We wanted a season free of the pain of Hughton’s second. We wanted one that would see us compete with those around us and throw the occasional spanner in the works of those who regard a Champions League place as their right. We ourselves dreamed of a cup run.
Instead we’re having one that has a reminiscent feel. We, by and large, have not succeeded as we’d have liked against our peers (albeit the win at Old Trafford could be construed as a giant spanner). And there were to be no cup runs.
And as a result there has been plenty of angst and disappointment – all because we hoped for and expected more.
Yet the reality is (and now I’m joining Alex in sounding like a broken record) with our financial muscle at a lower ceiling than the other 19 teams in the league to have attained the mid-table mediocrity of which we all dreamed would have taken over-achievement of extraordinary levels.
Add into that same mix a manager who by his own admission is still earning his stripes at the top level then it becomes an even bigger struggle.
We bemoan the fine margins that have apparently gone against us and how we are invariably on the wrong end of the 50/50 decisions (we’re not by the way) but in truth we are where we are because right now we’re the 17th best side in the division. And that’s neither unreasonable or disappointing.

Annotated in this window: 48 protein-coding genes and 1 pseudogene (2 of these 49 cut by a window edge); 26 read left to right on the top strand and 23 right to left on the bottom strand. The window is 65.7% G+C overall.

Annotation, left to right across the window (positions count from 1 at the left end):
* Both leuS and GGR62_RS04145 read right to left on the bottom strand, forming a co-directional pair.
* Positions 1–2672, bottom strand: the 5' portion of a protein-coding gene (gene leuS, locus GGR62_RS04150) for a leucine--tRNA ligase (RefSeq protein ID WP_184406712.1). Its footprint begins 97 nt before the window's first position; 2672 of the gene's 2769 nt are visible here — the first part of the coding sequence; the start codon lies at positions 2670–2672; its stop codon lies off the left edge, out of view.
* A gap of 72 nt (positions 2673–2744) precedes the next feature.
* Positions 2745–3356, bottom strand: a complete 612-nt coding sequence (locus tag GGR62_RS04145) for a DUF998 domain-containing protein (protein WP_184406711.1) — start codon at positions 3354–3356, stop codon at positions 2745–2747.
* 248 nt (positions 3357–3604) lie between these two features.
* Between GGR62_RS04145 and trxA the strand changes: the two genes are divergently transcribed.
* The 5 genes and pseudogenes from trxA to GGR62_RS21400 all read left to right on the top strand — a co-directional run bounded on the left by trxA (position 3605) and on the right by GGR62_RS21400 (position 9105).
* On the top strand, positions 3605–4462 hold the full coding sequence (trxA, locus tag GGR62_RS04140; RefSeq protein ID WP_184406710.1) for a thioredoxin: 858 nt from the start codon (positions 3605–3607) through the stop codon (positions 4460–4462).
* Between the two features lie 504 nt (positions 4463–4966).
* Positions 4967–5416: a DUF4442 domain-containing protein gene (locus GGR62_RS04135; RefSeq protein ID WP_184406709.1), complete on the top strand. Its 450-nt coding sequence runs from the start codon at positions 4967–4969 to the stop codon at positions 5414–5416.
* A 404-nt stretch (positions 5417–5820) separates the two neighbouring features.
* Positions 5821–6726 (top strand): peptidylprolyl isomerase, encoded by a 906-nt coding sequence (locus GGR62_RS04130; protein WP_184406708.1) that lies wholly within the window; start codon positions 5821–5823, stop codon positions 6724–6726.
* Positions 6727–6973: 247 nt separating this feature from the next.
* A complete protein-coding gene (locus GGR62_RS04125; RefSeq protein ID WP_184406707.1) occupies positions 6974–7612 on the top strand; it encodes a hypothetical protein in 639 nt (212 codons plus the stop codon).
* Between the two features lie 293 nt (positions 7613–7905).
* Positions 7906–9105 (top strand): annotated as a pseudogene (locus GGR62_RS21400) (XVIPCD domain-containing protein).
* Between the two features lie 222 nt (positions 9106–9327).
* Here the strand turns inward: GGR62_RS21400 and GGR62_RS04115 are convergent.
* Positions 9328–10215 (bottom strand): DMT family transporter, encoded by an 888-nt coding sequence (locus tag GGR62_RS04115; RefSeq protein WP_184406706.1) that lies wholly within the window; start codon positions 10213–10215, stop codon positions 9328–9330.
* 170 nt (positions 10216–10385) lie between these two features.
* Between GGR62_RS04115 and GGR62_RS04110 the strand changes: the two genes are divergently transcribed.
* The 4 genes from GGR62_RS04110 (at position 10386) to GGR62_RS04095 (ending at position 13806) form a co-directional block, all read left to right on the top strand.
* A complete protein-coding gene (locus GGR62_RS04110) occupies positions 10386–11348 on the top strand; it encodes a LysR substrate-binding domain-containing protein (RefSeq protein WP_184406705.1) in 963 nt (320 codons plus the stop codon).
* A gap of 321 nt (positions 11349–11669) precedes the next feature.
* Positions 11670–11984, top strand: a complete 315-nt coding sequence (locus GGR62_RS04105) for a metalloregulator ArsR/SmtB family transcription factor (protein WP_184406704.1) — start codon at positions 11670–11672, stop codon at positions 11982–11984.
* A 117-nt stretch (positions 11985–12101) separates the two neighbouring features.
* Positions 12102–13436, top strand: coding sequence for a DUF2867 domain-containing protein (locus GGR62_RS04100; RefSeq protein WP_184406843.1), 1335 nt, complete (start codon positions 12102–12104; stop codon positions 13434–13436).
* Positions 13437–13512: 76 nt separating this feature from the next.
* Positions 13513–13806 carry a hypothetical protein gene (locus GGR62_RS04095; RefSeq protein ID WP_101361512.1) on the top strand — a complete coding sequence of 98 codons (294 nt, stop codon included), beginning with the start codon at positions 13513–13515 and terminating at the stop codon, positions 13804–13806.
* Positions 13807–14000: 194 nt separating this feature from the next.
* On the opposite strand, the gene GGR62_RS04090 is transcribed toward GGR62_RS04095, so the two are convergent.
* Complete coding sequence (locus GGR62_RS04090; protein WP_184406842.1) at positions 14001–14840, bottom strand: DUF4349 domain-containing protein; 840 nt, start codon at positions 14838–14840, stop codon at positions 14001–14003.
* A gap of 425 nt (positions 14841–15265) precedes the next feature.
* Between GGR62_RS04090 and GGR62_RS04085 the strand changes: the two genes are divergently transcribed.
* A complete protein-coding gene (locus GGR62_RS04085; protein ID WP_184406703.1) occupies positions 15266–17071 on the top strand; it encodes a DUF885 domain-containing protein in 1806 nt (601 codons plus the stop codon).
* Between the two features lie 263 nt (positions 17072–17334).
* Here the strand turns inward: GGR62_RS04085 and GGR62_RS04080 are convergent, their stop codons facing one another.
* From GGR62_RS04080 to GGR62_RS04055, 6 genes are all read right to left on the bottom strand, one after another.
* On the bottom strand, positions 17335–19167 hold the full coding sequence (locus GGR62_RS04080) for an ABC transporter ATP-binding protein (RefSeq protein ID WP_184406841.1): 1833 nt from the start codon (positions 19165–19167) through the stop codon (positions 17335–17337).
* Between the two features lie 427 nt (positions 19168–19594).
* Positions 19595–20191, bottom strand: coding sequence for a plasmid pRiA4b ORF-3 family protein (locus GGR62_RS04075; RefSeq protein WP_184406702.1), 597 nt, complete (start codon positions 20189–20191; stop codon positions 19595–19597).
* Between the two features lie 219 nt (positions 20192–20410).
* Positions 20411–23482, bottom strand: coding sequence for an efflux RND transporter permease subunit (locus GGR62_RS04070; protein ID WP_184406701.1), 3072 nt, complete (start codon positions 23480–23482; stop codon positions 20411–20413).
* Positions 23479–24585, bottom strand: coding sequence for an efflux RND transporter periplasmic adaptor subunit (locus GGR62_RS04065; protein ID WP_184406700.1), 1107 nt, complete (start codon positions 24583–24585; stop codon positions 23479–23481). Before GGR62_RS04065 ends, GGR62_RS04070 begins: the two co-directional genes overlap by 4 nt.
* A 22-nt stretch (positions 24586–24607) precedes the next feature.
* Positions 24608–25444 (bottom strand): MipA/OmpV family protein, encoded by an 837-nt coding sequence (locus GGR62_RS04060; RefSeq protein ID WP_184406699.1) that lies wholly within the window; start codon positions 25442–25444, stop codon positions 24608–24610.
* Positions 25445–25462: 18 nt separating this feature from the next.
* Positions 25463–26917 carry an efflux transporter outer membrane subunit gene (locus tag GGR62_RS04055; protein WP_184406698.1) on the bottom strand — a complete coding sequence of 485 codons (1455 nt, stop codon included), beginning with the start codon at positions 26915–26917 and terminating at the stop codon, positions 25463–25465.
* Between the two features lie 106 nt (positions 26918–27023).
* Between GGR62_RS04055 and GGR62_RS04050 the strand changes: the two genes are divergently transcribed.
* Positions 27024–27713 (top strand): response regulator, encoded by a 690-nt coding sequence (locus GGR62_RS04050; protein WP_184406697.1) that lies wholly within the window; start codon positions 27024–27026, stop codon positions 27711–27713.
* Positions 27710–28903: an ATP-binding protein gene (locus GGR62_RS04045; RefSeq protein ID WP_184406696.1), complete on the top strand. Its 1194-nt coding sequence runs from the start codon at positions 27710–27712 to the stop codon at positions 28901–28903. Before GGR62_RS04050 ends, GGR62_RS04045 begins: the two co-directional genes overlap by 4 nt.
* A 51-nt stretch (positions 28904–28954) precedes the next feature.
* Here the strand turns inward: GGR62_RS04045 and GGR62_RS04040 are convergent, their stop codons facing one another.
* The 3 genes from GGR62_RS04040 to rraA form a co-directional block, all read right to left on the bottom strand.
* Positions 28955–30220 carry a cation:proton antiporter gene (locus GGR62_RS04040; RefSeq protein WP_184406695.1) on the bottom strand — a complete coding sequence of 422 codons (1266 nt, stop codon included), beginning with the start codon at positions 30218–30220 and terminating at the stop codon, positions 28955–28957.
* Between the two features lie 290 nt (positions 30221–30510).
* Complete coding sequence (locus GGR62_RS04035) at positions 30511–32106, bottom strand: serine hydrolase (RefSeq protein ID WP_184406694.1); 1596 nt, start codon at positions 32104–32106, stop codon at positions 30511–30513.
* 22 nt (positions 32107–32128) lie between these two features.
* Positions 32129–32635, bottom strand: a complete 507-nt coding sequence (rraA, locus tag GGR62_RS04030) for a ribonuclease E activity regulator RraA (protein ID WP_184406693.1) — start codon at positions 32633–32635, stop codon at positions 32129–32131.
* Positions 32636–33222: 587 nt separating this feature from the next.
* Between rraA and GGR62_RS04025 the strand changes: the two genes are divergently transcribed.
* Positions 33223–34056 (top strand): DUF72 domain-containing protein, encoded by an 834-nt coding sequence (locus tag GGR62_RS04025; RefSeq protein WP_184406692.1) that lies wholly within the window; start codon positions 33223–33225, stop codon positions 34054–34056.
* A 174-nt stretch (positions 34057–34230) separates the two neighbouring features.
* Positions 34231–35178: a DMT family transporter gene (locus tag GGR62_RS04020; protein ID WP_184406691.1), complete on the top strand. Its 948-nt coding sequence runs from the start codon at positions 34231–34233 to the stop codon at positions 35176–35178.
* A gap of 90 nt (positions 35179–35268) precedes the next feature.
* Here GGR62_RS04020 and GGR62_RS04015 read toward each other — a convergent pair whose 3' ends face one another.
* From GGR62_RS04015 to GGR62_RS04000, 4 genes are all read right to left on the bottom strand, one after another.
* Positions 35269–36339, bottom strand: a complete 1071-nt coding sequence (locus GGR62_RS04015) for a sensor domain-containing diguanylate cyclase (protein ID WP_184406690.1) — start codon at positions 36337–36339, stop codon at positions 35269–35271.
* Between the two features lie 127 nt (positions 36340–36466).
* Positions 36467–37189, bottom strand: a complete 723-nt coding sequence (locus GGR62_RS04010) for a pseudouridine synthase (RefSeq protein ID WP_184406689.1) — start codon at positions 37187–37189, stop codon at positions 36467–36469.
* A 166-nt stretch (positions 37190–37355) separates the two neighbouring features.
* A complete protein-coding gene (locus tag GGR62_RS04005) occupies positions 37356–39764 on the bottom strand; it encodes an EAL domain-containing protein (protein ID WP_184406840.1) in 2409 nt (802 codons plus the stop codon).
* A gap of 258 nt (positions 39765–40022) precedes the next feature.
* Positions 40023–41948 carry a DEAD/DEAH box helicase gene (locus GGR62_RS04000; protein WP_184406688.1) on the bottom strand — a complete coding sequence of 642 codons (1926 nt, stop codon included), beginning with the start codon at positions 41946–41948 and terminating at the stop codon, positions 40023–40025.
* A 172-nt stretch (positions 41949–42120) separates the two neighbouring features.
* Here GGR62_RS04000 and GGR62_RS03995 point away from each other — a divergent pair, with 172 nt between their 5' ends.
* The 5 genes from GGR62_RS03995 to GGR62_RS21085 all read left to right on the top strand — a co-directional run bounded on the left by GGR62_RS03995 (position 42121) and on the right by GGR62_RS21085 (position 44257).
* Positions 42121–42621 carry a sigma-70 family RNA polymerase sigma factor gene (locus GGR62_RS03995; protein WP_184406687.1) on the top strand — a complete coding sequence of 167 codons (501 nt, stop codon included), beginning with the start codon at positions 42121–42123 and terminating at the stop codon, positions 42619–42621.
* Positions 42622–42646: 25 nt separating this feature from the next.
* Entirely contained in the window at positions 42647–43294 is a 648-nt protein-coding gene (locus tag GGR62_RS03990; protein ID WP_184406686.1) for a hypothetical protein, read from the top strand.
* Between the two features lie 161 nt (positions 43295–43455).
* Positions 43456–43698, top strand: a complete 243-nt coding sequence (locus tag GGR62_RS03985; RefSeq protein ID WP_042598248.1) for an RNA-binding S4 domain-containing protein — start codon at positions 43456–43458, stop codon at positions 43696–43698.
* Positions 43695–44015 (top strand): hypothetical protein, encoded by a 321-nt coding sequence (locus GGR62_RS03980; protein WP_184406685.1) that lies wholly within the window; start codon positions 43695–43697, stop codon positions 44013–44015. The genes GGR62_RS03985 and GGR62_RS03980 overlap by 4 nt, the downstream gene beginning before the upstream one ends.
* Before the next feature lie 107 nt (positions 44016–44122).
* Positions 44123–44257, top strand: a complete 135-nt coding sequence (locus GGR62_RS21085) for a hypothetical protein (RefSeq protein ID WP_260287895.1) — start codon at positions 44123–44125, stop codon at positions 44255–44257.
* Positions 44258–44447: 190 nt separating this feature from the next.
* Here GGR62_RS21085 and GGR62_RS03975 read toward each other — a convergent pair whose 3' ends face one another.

It just reflects reality and where Norwich City as a football club is right now.
The next few weeks will decide City’s fate and I’d call it as 50/50 as we head into that titanic battle with the Toon but it’s taken us almost 31 games to finally realign our expectations to realistic levels.
To stay up in a division that is simply awash with cash while we continue to have to make every pound work hard would, in the cold light of day, be a great achievement. And can be done.
If we do manage to pull off our own great escape and, in the process, prove many of the pundits wrong it will exceed the achievement of Wembley, and will be right up there with anything achieved in the club’s proud 114 year history.
And then if Roy could then see fit not to break our hearts in June then it will have been a memorable season all round. If not a bit weird.